New York Times had a recent piece about how retailers like Dollar General, JC Penney, Old Navy and Wal-Mart are increasing clutter to improve sales. So to get their customers to buy more, these retailers are adding more inventory and more variety to their stores, according to the article. I think this is a really bad way to increase sales.
Yes, these companies will see a short-term increase in their same store sales. You give customers more choices, stuff the store with inventory, and they will buy more. And yes, Wall Street will probably love this. The increase in same store sales growth will make the analysts think that these retailers are actually doing something right. But of course, the analysts will miss that since this sales increase comes solely from more inventory or variety increase, it cannot be sustained. This is just a one-time increase in sales. You cannot keep on adding more and more inventory to the store.
More importantly, this is a bad long-term decision. It does not benefit employees because their operating environment has now been made more complicated. It will not benefit store operations because employees will be less productive and make more errors when their stores are cluttered. It surely does not benefit the environment because this will increase waste from obsolete inventory. And it probably doesn’t even benefit the customer. Store clutter leads to customer confusion. Some customers even responded on the New York Times article’s comment section saying they regretted buying stuff they didn’t need.
Here is an idea. How about offering fewer but better products and investing in employees so they are knowledgeable about these products and they can educate their customers about the value they are receiving? This is exactly what retailers like Trader Joe’s, Mercadona of Spain, and Costco are doing. And you want to know how they compare to their competitors in terms of sales? Not too bad! Trader Joe’s sales per square foot is more than double the supermarket average. Mercadona’s is more than 50% higher than that of their largest competitor, Carrefour. Costco’s is more than 30% higher than that of Sam’s Club.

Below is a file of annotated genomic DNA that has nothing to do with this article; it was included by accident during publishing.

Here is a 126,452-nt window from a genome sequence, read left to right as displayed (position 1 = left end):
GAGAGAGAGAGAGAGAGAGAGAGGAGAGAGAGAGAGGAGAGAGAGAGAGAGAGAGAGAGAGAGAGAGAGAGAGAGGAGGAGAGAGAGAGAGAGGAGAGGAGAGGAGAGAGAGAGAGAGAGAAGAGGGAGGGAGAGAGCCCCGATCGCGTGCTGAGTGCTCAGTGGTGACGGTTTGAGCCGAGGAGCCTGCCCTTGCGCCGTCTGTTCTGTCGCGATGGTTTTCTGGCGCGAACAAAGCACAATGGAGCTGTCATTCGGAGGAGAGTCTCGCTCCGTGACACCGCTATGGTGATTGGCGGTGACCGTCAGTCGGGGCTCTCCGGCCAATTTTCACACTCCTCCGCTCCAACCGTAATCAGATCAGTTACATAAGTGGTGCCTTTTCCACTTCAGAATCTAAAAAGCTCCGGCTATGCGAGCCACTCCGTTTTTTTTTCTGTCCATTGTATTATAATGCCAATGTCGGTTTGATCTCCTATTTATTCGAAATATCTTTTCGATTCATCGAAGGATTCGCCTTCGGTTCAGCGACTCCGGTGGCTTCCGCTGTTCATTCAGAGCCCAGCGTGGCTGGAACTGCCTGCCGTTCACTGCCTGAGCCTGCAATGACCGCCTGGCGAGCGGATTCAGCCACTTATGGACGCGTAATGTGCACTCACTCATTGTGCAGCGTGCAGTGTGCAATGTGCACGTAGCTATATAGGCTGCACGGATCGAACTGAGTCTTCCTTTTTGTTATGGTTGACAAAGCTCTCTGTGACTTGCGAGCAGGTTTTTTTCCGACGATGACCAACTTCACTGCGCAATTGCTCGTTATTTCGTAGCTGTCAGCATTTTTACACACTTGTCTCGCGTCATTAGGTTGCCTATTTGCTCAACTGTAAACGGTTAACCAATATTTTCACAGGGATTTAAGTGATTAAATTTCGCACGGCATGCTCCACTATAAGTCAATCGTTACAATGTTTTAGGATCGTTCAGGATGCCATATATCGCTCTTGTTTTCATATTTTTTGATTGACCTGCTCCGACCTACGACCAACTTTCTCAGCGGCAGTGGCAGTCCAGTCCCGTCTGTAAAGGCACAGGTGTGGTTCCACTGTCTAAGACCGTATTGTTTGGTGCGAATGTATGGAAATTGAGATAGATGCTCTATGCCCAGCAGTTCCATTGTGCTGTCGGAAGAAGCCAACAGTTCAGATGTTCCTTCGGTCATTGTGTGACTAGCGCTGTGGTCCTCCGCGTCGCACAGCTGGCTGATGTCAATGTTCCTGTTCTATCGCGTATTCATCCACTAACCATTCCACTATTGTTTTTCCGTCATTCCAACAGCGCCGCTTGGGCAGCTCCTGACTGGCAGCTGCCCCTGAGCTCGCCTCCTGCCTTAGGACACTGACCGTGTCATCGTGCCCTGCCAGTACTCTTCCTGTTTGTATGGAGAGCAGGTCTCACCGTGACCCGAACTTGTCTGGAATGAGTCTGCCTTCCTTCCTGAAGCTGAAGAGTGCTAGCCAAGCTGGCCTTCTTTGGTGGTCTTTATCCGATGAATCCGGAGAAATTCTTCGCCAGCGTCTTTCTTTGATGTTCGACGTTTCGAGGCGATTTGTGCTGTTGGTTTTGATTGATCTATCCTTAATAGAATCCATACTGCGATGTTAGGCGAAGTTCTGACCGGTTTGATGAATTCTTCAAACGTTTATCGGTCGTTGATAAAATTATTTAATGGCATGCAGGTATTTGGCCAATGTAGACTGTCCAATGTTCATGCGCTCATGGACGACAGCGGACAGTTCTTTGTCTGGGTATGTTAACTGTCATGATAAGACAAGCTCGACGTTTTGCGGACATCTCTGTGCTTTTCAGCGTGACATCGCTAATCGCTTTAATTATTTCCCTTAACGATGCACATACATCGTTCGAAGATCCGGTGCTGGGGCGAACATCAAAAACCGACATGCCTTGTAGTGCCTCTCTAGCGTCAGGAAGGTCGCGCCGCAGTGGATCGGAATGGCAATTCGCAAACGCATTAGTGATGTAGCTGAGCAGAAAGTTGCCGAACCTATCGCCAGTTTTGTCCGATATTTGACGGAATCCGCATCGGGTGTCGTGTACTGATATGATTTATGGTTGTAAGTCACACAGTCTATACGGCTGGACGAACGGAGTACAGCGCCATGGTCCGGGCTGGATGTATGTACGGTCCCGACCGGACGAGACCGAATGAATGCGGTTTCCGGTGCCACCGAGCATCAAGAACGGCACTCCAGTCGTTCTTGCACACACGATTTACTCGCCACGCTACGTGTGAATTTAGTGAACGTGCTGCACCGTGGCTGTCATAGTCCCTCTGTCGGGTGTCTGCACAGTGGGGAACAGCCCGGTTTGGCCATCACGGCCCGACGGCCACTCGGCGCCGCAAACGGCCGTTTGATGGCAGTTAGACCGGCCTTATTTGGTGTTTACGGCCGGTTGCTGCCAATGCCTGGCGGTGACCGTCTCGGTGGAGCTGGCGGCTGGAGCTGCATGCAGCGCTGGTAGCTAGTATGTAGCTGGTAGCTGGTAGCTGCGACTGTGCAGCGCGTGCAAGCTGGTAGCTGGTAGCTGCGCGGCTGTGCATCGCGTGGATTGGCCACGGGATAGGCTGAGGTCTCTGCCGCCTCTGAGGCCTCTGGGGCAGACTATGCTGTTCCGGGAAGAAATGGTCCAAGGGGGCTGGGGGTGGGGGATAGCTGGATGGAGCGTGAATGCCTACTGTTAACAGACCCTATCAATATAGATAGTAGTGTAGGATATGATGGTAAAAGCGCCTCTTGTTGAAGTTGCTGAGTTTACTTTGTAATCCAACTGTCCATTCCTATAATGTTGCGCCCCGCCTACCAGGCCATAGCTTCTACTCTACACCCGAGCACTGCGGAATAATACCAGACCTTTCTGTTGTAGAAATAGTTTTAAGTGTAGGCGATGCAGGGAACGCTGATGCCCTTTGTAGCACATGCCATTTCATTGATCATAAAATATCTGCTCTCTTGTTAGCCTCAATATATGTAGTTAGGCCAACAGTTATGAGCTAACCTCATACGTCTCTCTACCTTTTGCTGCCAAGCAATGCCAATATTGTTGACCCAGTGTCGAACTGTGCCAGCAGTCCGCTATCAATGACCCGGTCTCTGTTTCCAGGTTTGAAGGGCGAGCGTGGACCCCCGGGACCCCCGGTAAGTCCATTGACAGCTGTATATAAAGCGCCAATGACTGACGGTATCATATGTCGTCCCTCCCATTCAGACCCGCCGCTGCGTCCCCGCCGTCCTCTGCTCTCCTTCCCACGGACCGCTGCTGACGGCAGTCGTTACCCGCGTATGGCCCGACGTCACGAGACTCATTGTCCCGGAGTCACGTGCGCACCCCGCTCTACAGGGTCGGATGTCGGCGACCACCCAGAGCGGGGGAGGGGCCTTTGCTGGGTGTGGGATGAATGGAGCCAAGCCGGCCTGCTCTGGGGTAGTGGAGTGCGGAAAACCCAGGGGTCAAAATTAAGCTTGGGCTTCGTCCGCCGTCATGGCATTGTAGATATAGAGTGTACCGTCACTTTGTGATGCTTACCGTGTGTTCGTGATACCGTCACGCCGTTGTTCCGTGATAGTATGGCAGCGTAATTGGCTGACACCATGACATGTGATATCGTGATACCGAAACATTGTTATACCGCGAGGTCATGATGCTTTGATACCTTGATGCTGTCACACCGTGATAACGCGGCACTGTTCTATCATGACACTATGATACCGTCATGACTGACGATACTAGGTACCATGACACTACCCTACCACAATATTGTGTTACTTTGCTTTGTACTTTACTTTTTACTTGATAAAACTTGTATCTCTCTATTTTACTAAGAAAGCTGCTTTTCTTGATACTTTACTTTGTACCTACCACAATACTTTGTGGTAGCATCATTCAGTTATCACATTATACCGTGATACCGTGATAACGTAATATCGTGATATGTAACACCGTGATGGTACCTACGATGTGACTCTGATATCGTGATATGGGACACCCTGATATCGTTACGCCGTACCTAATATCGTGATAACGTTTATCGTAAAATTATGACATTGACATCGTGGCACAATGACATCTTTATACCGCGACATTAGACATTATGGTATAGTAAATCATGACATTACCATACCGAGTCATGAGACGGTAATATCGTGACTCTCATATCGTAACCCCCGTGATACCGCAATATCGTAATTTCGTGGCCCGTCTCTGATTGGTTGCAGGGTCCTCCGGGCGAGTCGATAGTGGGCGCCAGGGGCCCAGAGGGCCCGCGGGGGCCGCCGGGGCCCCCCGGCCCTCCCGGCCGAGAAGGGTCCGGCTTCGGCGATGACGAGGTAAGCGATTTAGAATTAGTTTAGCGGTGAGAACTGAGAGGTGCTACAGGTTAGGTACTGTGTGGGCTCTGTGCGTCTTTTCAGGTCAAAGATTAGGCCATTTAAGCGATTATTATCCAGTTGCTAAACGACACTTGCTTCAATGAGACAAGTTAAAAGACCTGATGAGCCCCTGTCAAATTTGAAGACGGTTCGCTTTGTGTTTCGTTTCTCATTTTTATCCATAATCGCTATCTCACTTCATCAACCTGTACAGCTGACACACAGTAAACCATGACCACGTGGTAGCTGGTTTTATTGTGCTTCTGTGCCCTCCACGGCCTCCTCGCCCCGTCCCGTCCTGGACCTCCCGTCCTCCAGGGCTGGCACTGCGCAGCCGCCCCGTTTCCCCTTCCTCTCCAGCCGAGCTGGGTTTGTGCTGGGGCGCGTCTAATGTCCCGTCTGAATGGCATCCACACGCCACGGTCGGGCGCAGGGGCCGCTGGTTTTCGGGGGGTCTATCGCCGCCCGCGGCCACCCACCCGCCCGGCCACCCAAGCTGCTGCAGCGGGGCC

Today, I also learned about another retailer that has the same strategy: Patagonia. I met the Director of Advanced Research and Development at Patagonia at a panel I was moderating at HBS Retail and Luxury Goods Conference. When someone asked a question about how Patagonia responded to the economic crisis, he mentioned that they did so by cutting their product variety in half. In half! It took them 18 months to do so, but their customers loved it, their employees loved it, and their performance showed it. Of course, one reason Patagonia was able to do this was because they had invested in their store employees so that their employees could intelligently talk to the customers about the products they carry.
The panelist also mentioned that Patagonia’s salespeople are taught to encourage customers to only buy things that they need—not waste resources on stuff they don’t need. Why would they do this? Because this is aligned with their mission: Build the best product, cause no unnecessary harm and use business to inspire and implement solutions to the environmental crisis. Kudos to Patagonia!